Treatments for cystic fibrosis (CF) are constantly evolving, making a huge difference for those who live with the disease. According to the Cystic Fibrosis Trust, these are five of the most important discoveries for cystic fibrosis patients:
Creon has come a long way in recent years; the important enzyme is necessary to help those with CF absorb nutrients from their food but it hasn’t always been available in the capsule form it is today. Many older people with CF will remember having to sprinkle Creon powder directly onto their food, which both tasted and smelled terrible. The first Creon capsules led to many people experiencing painful burning as it went down the esophagus. Over the years, it’s been refined so that fewer capsules are needed and an improved coating ensures that it stays intact until it reaches the stomach.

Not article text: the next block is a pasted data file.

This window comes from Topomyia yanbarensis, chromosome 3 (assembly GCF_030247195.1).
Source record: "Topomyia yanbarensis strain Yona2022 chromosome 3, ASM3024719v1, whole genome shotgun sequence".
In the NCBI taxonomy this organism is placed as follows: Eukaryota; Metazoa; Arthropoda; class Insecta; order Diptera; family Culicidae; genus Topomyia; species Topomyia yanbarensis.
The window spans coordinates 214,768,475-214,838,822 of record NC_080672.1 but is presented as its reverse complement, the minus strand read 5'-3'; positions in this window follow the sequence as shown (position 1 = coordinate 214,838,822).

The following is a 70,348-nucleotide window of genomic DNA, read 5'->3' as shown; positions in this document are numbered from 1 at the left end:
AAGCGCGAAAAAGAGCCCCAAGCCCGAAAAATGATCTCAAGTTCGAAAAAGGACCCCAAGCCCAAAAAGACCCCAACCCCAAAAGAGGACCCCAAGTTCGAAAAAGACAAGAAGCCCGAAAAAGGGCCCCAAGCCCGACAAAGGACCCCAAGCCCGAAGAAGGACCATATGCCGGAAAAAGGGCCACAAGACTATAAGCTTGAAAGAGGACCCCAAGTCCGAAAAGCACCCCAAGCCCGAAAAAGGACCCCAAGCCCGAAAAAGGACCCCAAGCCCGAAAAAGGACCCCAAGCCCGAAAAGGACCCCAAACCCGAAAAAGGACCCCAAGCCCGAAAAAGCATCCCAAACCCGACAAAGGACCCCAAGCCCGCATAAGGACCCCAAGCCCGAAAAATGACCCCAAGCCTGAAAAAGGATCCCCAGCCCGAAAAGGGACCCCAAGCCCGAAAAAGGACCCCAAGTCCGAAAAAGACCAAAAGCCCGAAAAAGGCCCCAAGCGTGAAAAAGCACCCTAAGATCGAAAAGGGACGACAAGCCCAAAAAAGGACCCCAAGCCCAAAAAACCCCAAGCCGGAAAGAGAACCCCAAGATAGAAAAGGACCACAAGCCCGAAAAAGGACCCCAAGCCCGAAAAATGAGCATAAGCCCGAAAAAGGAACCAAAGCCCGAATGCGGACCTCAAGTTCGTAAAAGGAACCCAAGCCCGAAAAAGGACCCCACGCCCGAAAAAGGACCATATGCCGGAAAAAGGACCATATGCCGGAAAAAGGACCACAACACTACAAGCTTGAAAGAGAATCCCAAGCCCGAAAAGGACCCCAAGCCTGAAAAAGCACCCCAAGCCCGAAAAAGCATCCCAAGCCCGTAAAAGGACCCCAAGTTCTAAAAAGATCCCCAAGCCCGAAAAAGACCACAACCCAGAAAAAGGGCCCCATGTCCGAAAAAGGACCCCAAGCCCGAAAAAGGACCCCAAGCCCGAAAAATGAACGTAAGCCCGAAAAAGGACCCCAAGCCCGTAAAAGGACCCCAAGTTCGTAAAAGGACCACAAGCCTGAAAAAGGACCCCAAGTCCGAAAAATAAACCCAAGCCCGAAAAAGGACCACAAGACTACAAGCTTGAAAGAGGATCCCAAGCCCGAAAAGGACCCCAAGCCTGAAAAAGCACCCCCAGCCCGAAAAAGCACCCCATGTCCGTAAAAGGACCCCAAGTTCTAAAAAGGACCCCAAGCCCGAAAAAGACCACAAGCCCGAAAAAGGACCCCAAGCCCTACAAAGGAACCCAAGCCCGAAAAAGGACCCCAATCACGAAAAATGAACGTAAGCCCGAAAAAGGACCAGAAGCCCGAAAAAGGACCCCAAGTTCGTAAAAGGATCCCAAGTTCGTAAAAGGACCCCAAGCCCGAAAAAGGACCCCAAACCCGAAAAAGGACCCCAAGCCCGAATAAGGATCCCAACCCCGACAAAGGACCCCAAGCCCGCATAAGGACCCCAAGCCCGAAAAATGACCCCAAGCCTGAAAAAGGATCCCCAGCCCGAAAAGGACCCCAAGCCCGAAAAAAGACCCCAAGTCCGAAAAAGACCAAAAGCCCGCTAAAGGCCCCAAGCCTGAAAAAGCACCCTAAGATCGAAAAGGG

It was first discovered that the drug tobramycin was able to treat pseudomonas during a 1976 study at the Royal Hospital for Sick Children in Edinburgh, Scotland. By the 1980s, the drug was being administered in IV form and then via nebulizers. Over the years, scientists have come up with formulas that reduce the number of times the drug needs to be taken, thus reducing the risk of some of the side effects associated with the treatment such as loss of hearing.